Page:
Cancer Deaths Continue a Steep Decline

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From 1991 to 2015, the cancer death rate dropped about 1.5 percent a year, resulting in a total decrease of 26 percent — 2,378,600 fewer deaths than would have occurred had the rate remained at its peak.

The American Cancer Society predicts that in 2018, there will be 1,735,350 new cases of cancer and 609,640 deaths.

The latest report on cancer statistics appears in CA: A Cancer Journal for Clinicians.

The most common cancers — in men, tumors of the prostate; in women, breast — are not the most common causes of cancer death. Although prostate cancer accounts for 19 percent of cancers in men and breast cancer for 30 percent of cancers in women, the most common cause of cancer death in both sexes is lung cancer, which accounts for one-quarter of cancer deaths in both sexes.

In women, 14 percent of deaths are from breast cancer, 7 percent from pancreatic cancer, and 5 percent from cancer of the ovaries.

In men, prostate cancer causes 9 percent of deaths, while 7 percent are due to pancreatic cancer and 6 percent to liver cancer. In both sexes, 8 percent of deaths are from colon and rectal cancer.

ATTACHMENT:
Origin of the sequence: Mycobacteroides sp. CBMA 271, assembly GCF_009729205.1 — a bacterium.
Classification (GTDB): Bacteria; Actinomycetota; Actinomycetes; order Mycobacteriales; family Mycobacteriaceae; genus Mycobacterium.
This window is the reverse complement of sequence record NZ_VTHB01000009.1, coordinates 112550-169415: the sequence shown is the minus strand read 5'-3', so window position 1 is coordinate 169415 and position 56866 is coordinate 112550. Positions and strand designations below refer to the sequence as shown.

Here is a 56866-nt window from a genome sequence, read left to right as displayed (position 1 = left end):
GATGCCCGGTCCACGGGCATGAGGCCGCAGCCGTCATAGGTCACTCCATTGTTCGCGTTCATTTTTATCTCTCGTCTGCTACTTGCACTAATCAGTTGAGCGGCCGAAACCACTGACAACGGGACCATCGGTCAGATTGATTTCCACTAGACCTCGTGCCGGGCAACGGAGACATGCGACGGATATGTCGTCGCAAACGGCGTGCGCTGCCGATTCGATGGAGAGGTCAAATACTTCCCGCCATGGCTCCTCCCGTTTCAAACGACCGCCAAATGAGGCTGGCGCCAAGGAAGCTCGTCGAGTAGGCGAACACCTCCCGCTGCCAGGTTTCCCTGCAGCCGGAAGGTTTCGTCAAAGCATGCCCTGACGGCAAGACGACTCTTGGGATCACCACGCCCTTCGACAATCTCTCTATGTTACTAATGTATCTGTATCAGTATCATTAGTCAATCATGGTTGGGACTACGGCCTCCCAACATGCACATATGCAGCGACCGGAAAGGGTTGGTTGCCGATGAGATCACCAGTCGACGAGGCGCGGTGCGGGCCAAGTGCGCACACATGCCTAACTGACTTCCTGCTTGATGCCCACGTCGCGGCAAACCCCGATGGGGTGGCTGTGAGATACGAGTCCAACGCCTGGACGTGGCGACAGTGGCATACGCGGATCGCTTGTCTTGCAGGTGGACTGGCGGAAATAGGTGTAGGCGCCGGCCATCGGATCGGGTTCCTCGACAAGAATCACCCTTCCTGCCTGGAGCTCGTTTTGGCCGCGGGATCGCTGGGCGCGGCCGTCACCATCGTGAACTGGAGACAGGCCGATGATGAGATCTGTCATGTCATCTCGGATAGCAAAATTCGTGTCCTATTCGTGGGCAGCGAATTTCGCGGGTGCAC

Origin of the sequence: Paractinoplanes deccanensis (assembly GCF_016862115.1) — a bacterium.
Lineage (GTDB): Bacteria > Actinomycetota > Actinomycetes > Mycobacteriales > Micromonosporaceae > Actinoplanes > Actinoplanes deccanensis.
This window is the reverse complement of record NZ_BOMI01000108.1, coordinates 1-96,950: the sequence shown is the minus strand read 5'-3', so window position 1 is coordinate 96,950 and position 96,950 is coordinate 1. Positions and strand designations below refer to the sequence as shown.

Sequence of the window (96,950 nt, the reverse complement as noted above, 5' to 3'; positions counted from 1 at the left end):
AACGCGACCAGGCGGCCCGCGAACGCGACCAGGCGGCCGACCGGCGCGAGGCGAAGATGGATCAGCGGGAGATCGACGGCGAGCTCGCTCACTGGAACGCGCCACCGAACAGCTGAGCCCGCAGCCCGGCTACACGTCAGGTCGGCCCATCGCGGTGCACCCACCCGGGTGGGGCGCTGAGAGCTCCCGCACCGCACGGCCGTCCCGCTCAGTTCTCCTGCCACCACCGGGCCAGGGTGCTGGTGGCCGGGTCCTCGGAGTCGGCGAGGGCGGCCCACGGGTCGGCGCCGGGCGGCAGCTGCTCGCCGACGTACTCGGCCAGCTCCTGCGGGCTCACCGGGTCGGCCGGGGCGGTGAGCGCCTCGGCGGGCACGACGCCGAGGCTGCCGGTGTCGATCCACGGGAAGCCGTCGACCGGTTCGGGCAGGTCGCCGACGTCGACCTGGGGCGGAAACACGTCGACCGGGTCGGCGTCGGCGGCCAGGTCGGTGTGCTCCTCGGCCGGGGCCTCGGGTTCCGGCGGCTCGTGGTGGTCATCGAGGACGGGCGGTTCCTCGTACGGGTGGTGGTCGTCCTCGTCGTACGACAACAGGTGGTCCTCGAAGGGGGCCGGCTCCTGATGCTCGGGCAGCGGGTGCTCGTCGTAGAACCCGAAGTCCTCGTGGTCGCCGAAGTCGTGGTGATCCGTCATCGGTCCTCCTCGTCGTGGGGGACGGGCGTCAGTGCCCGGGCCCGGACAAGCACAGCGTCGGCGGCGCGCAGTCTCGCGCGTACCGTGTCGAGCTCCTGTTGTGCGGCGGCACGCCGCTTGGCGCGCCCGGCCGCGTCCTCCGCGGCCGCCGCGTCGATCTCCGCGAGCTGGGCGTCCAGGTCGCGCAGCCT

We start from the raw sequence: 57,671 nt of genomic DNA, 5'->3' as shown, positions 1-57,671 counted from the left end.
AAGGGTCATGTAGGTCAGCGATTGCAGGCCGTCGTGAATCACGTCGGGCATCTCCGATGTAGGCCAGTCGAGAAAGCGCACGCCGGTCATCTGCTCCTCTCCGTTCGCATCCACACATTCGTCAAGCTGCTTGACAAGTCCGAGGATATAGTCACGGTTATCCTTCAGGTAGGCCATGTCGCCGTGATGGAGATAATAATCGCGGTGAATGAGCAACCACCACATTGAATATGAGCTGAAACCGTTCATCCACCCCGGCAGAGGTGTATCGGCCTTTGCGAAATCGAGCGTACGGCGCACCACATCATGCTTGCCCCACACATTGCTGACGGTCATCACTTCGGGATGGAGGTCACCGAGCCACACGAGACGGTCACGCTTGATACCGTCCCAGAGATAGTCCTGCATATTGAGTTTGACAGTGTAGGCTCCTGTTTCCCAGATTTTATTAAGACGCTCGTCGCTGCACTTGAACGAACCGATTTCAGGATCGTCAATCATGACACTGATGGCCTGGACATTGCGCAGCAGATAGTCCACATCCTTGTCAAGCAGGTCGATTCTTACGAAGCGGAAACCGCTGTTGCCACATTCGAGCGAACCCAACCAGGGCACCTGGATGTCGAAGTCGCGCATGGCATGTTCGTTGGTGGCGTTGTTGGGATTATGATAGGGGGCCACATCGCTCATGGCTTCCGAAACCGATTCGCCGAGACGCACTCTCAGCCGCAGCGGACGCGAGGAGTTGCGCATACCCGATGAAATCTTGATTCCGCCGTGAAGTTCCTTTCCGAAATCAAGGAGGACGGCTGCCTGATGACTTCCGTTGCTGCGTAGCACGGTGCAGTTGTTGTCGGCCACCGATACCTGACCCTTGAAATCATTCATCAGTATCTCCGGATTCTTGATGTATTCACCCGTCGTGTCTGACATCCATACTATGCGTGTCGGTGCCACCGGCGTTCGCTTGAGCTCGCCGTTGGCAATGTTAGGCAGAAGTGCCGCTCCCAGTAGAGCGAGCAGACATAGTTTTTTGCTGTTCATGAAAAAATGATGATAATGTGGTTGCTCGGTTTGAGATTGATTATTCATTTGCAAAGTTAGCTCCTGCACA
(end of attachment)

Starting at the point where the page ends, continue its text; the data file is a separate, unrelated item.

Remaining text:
Cancer incidence in men rose sharply in the 1990s because of the widespread use of P.S.A. testing, which detected large numbers of asymptomatic prostate cancers. Rates of lung cancer in women are now approaching the levels in men.

Over the past decade, cancer incidence in men has dropped by about 2 percent a year, while it has remained the same in women. There are two reasons, researchers said.

First, there has been a decline in male lung cancer because fewer men are smoking, and a decline in colorectal cancer because of men’s increasing use of colonoscopy. Second, from 2008 to 2013, prostate cancer diagnoses declined with the decreasing use of P.S.A. testing.

“We’re making progress in reducing death rates from cancer because of improvements in treatment and early detection,” said the senior author, Ahmedin Jemal, a vice president of the American Cancer Society. “But prevention is the low-hanging fruit. We still have 40 million adult smokers in the U.S., which accounts for nearly a third of cancers.”